Lawyers Make Big Killing as File Drawer Yields $613M

Wiley Rein’s 100 or so partners are expected to collect at least $200 million of the Blackberry settlement.

By: Kim Eisler

To read the news coverage of the BlackBerry patent battle, you might have thought that Arlington-based NTP, which extracted $613 million from Research in Motion, BlackBerry’s Canadian manufacturer, actually existed.

In fact, NTP was the paper creation of two lawyers, Don Stout of Arlington and James Wallace, a patent lawyer at K Street’s Wiley Rein & Fielding. At most, NTP was a file drawer and a name on some legal documents.

After his firm invested about $7.5 mil­lion in the case over four years, Wal­lace was able to persuade a judge that Research in Motion infringed on a series of patents that subsequently were in­val­id­­at­ed by the US Patent and Trade­mark Office. At­torneys in the field say Wallace’s work was amazing—and incredibly profitable.

Wiley Rein’s 100 or so partners are expected to collect at least $200 million of the settlement, with the rest going to Stout, to about 20 of his investors, and to the widow of a Chicago inventor who claimed to have invented wireless e-mail before RIM thought of it.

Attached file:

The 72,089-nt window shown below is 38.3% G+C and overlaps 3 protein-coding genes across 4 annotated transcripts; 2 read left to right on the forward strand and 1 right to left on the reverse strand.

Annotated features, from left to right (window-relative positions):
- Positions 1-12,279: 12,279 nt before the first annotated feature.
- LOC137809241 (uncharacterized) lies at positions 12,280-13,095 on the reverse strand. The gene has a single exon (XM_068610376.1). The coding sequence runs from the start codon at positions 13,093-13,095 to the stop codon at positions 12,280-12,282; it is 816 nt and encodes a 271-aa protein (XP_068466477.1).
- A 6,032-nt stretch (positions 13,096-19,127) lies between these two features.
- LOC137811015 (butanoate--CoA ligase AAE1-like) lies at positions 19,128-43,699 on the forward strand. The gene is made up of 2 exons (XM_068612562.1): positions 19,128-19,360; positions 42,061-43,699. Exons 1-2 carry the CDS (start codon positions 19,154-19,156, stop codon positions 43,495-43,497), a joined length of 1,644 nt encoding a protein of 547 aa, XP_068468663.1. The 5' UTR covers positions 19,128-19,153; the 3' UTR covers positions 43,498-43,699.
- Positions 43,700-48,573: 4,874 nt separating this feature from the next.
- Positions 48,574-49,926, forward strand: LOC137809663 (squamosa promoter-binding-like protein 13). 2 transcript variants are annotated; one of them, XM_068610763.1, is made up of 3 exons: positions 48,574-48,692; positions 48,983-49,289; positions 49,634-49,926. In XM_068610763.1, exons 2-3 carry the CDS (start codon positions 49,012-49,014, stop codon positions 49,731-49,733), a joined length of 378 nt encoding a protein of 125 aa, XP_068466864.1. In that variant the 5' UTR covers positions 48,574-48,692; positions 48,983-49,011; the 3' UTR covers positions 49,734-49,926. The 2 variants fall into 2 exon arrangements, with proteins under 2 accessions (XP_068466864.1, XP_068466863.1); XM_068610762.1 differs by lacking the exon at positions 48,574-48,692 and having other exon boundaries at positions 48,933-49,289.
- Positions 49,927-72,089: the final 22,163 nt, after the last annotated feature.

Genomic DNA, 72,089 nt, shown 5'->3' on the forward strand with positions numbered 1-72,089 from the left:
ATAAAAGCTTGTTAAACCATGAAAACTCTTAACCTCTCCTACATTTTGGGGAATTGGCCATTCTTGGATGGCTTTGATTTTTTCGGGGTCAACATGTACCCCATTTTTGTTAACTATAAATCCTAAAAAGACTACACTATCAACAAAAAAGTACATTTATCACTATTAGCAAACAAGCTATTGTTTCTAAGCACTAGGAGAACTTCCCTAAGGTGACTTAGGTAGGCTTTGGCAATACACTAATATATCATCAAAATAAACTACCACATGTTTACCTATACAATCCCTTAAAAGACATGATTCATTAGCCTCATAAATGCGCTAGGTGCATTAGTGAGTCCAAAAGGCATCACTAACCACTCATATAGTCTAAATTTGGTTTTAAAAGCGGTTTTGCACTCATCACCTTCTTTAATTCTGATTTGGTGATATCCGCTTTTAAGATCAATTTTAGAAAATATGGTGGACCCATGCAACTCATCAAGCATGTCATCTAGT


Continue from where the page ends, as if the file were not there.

In an average year, partners at Wiley Rein bring home $745,000. The BlackBerry settlement will add nearly $2 million per partner to the firm’s annual haul and should vault Wiley Rein partners to the top of the 2006 listings as Washington’s most profitable firm. Lawyers at Skadden Arps, who usually lead the list, make about $1.8 million a year.

Wallace, who brought the case into the firm and managed it, is likely to receive a little something extra. The native South Carolinian, who is unmarried, headed to London for two days to celebrate his victory. Then he traveled to New York, where he is defending a generic-drug maker against allegations by the manufacturer of the acid-reflux drug Prilosec that his client, Mylan Laboratories, infringed on some patents.

Another day, another side of the legal aisle—and a lot more dollars.